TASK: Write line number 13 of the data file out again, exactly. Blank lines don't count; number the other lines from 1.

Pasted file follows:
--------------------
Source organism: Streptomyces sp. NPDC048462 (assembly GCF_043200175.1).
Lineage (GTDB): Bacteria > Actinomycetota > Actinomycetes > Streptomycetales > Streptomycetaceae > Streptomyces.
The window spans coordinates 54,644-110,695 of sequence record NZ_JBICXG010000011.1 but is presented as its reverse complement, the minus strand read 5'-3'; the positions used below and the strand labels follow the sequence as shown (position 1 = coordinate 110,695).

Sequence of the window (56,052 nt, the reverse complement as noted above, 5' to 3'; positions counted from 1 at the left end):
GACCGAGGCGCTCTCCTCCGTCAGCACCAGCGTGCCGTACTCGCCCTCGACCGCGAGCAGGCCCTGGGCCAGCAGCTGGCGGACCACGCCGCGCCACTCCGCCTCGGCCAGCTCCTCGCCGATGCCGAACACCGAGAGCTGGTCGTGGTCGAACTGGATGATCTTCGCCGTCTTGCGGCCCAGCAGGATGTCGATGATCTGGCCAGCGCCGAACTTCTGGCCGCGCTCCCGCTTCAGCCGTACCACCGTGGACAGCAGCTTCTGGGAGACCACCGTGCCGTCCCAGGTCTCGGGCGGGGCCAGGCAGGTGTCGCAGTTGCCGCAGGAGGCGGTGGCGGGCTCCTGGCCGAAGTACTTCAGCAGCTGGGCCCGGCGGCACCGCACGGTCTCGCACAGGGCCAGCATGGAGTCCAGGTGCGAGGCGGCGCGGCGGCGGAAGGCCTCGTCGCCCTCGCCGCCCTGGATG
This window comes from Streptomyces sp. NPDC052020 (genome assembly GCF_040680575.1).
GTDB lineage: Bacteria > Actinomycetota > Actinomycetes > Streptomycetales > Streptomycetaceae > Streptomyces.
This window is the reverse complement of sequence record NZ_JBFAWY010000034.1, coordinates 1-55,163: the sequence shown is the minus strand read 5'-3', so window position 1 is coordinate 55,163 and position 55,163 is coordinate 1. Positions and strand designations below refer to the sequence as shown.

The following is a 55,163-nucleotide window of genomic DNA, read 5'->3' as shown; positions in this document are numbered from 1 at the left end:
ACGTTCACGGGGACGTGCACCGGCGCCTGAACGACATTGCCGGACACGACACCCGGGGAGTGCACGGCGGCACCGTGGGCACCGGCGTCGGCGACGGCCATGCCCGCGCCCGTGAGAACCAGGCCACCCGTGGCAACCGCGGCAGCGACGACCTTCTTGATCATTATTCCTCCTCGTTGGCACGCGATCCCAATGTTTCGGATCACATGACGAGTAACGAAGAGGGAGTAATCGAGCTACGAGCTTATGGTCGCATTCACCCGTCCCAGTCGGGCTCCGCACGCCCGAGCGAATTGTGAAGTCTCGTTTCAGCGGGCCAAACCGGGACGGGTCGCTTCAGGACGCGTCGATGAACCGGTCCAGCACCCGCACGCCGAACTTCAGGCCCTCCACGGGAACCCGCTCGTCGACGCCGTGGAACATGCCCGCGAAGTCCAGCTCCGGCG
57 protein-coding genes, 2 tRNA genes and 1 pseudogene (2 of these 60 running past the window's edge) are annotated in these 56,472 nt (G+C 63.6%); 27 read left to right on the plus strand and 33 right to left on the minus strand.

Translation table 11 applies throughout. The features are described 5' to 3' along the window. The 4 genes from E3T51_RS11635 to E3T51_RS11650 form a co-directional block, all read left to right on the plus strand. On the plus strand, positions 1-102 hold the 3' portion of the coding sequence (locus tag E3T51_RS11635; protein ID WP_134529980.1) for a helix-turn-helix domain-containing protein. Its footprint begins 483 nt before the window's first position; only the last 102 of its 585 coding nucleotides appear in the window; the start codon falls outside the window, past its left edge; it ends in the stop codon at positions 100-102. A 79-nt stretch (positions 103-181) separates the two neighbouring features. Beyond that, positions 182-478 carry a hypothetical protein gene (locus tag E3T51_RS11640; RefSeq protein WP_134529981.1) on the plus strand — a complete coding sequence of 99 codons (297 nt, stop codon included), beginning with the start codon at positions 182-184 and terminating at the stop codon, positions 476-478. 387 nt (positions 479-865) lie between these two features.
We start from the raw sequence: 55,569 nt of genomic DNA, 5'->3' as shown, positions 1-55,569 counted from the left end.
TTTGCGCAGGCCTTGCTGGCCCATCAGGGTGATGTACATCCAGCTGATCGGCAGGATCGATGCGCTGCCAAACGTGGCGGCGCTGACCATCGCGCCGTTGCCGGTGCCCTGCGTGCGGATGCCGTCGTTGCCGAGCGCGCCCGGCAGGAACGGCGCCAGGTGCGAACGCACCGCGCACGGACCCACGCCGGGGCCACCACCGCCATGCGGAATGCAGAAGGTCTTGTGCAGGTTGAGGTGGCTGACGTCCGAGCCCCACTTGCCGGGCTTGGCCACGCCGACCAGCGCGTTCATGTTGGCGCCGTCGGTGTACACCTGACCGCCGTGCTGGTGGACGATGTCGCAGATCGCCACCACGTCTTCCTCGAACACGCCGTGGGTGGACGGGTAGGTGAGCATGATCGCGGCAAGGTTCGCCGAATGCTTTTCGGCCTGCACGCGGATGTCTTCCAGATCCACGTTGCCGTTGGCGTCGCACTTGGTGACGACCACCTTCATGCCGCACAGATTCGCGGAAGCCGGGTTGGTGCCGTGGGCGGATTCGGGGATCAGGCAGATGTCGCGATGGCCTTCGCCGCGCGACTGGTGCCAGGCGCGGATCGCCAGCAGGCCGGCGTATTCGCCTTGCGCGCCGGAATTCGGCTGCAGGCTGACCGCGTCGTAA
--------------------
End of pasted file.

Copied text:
We start from the raw sequence: 55,569 nt of genomic DNA, 5'->3' as shown, positions 1-55,569 counted from the left end.